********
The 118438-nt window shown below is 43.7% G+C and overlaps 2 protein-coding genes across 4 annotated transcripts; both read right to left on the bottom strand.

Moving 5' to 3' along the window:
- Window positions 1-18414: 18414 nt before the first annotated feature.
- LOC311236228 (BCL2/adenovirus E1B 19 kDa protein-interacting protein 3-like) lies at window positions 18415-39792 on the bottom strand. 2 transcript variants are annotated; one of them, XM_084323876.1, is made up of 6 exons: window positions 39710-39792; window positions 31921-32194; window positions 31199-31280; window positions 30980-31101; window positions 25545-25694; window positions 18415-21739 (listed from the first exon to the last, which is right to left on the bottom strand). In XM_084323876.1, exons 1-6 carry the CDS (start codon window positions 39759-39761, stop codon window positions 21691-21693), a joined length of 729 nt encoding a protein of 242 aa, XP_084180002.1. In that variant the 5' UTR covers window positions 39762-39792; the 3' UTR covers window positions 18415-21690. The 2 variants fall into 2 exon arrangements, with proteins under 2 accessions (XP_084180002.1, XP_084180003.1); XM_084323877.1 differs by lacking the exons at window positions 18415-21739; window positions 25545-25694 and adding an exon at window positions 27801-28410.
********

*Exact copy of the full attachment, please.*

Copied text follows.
The 118438-nt window shown below is 43.7% G+C and overlaps 2 protein-coding genes across 4 annotated transcripts; both read right to left on the bottom strand.

Moving 5' to 3' along the window:
- Window positions 1-18414: 18414 nt before the first annotated feature.
- LOC311236228 (BCL2/adenovirus E1B 19 kDa protein-interacting protein 3-like) lies at window positions 18415-39792 on the bottom strand. 2 transcript variants are annotated; one of them, XM_084323876.1, is made up of 6 exons: window positions 39710-39792; window positions 31921-32194; window positions 31199-31280; window positions 30980-31101; window positions 25545-25694; window positions 18415-21739 (listed from the first exon to the last, which is right to left on the bottom strand). In XM_084323876.1, exons 1-6 carry the CDS (start codon window positions 39759-39761, stop codon window positions 21691-21693), a joined length of 729 nt encoding a protein of 242 aa, XP_084180002.1. In that variant the 5' UTR covers window positions 39762-39792; the 3' UTR covers window positions 18415-21690. The 2 variants fall into 2 exon arrangements, with proteins under 2 accessions (XP_084180002.1, XP_084180003.1); XM_084323877.1 differs by lacking the exons at window positions 18415-21739; window positions 25545-25694 and adding an exon at window positions 27801-28410.